I was frankly shocked when my agents told me that 99% of their submissions are from 'people who can't write.' It takes time and a lot of practice to reach your potential as a writer. And it is still only a small proportion of that 1% who get a deal - all we can do is hone our craft to make sure we are a part of that 1% and then rely on luck - that an agent or publisher likes our voice or sees a gap in the market for what we are writing. But agents will seldom tell people to just give up, because the next thing someone writes could be that undiscovered gem that makes it all worthwhile for them.

Karen said...

Very well said. Any knockback or rejection in the early days used set me back weeks even months.

If an agent had told me to stop writing I probably would have!

MorningAJ said...

Given how awful some of the published stuff is I'd hate to read the other 99 per cent then. I'm currently reading something that is, quite frankly, a pile of trite, formulaic junk. But it's a tried and tested formula - so the author obviously got a deal.

The good thing is - I know I can write better than that. So I'll keep writing.

Susie Nott-Bower said...

So true. When I started sending poetry out, in my twenties, I was even put off when someone said, no thanks, but please send again! I never did. Pathetic, but true.
LOVE the 'tortured cat' phase!!!
Susiex

Helen Black said...

My agent always says that the vast majority of the slush pile is poor... part of the reason why he pays a reader.

That said, I'd think he'd be the first to say he'd never put anyone off. Who can say how someone will improve over time.
HB x

Anonymous said...

I agree, Caroline. I always thought the literary world needed the equivalent of Simon Cowell, who you could send your work to and he'd say exactly what he thought of it.

Looking back, thank god my early manuscripts never saw the light of day. 6 years later i am having some success which i might never have found, if i'd stumbled across a forthright agent.

Having said that, one agent's rejection was ferocious (to me) and devastating. I guess we need the odd harsh one to toughen and up. What doesn't kill you...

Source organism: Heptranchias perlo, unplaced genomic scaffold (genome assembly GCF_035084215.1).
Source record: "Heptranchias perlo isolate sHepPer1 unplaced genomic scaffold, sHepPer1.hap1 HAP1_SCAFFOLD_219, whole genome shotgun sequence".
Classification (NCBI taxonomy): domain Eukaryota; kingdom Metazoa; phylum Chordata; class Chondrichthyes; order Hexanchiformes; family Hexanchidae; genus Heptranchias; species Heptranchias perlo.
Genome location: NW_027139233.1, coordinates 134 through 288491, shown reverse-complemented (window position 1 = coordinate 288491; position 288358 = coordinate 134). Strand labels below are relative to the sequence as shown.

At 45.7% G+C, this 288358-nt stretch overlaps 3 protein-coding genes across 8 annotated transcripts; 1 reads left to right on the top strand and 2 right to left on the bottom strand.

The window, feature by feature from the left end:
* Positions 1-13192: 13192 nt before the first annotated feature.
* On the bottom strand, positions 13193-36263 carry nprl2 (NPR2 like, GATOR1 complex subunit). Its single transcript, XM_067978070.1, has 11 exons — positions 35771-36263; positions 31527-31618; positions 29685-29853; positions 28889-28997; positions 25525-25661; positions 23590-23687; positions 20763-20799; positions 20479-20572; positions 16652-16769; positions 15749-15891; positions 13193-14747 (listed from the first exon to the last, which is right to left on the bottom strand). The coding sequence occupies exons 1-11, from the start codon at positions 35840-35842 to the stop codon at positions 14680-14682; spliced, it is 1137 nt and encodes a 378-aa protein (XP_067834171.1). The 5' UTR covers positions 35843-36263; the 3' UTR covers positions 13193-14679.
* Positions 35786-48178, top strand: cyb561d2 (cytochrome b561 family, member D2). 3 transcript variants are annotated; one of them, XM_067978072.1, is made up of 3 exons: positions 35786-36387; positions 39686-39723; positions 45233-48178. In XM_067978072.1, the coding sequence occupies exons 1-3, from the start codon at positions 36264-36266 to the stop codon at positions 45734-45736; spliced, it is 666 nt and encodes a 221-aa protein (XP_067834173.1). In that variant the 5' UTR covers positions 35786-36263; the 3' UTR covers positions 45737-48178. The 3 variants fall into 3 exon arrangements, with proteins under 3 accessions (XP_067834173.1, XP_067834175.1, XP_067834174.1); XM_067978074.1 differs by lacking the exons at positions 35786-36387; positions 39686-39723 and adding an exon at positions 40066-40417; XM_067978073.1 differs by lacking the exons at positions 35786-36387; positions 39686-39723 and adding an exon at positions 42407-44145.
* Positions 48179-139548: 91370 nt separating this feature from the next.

Sam

Jennifer Shirk said...

Wow, I had no idea it was that high a pecentage. But then again, writing is soooo subjective. I think some writing isn't necessarily that bad but doesn't "move" or interest that particular person.
Maybe. :-)

Debs Riccio said...

Loving the tortured cat (in an empathic way I mean) as I'm feeling very 'raw' still from my latest sting of rejections letters. I've got to the point where I'm questioning my ability (again) and wondering if this 'gift' I thought I had might just be a whole pile of delusional crap...never thought I'd need Mr Cowell but maybe I do...then again maybe I'd rather stay deluded... then again...Aaaarrrghhhh!

Geraldine Ryan said...

So many people are put off by harsh comments. I think it's the stickers that get by in the end.

Diane Fordham said...

I enjoyed your post Caroline...thank you! Well said Geraldine - I have to say I am glad I didn't give up all those years ago. Writing is like everything else - the more you do the better you get at it! I write short stories and rejections don't get me down like they used to. Not that I like them any better! But, I figure, keep on writing, send those stories out and if you do stick it out you do see those acceptances rolling in!

astrid said...

Once admitted to the den of a well-known agent I snooped around for the slush piles I expected to be touching the ceiling. No sign of! It does make one appreciate agents/publishing houses who have forms to fill out, sent by email, and a rather more selective submission process. I don't think I could face a slush room every day and sometimes I think agents/publishers are the most generous and unrewarded of people. Does anyone agree? ciao cat